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Why you should keep wearing a mask even if you are vaccinated

The United States already recommends that all people in areas with high rates of COVID-19 infection wear masks in closed public spaces, regardless of their vaccination status.

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This article was translated from our Spanish edition using AI technologies. Errors may exist due to this process.
This story originally appeared on The Conversation
By Peter Chin-Hong , University of California, San Francisco

The United States Centers for Disease Control and Prevention (CDC) recommended that all people in areas with high rates of COVID-19 infection wear masks in closed public spaces, regardless of their vaccination status .

Mario Tama/Getty Images

This is a turnaround from the CDC advice of May 2021, according to which fully vaccinated people could leave their masks at home , and brings the US guidelines more in line with the recommendations of the World Health Organization ( WHO) .

Peter Chin-Hong, an infectious disease physician at the University of California, San Francisco, explains the scientific data that underpins these changing messages.

What scientific data supports the use of masks after vaccination?

Masks help stop the spread of the coronavirus . They are a literal layer between people and any viruses in the air, and they can help prevent infection.

The reason public health officials are calling for more use of the mask is that there is clear and growing evidence that - while rare - COVID-19 infections can occur in people who are fully vaccinated . This is especially true for emerging variants that are of concern . The good news is that COVID-19 infection, if it occurs, is much less likely to cause serious illness or death in vaccinated people.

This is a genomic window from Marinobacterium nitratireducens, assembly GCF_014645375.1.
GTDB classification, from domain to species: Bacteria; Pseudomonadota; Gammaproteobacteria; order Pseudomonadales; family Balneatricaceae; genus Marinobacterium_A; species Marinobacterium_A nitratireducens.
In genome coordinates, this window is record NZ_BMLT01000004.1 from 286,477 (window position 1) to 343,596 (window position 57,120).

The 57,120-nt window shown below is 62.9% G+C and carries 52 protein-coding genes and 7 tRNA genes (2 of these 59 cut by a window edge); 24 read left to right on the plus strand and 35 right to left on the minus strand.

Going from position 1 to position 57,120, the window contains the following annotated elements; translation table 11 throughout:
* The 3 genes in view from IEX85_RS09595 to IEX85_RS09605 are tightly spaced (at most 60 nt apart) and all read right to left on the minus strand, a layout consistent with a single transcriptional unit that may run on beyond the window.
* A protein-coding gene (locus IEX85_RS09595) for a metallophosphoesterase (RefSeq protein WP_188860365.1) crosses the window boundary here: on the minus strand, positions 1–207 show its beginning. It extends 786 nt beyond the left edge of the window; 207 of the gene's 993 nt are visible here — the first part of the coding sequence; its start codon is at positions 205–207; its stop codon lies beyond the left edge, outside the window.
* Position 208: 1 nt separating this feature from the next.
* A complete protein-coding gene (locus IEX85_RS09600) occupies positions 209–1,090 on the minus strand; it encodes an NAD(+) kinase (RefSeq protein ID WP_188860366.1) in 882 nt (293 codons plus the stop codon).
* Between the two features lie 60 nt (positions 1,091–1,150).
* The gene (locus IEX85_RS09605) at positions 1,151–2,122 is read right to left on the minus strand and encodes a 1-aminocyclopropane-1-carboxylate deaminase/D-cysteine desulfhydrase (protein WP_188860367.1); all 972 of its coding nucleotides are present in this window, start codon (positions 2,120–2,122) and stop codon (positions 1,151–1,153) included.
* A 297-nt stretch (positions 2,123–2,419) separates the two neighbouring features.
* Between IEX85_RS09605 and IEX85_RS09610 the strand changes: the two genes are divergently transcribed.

Some conditions make infection more likely in a vaccinated person: more viruses circulating in the community, lower vaccination rates, and more highly transmissible variants.

If vaccinated people can become infected with the coronavirus, they can also spread it . Hence the CDC's recommendation that vaccinated people wear masks in closed public spaces to help stop the transmission of the virus.

Where will the guidelines apply?

The CDC recommendation on masks targets areas of the United States with more than 50 new infections per 100,000 residents or where more than 8% of tests were positive in the previous week. By the CDC's own definitions , "substantial" community transmission is 50 to 99 cases of infection per 100,000 people per week, and "high" is 100 or more.

Los Angeles County, for example, far surpassed that mark in mid-July, with more than 10,000 coronavirus cases per week.

Using these criteria, the CDC guidelines were applied to 63% of US counties on the day they were announced.

young girls masked at airport with luggage

Wearing masks is most protective of the unvaccinated - including children. Paul Bersebach / MediaNews Group / Orange County Register via Getty Images

Who do the recommendations to wear masks really protect?

The recommendation that fully vaccinated people continue to wear a mask is primarily intended to protect the unvaccinated - including children under 12 who cannot yet be vaccinated in the US. The CDC further recommends the use of masks for vaccinated individuals with unvaccinated family members, regardless of local community transmission rates.

Unvaccinated people are at substantially higher risk of becoming infected with and transmitting SARS-CoV-2 , and of developing complications from COVID-19.

How do new variants like the delta change the scene?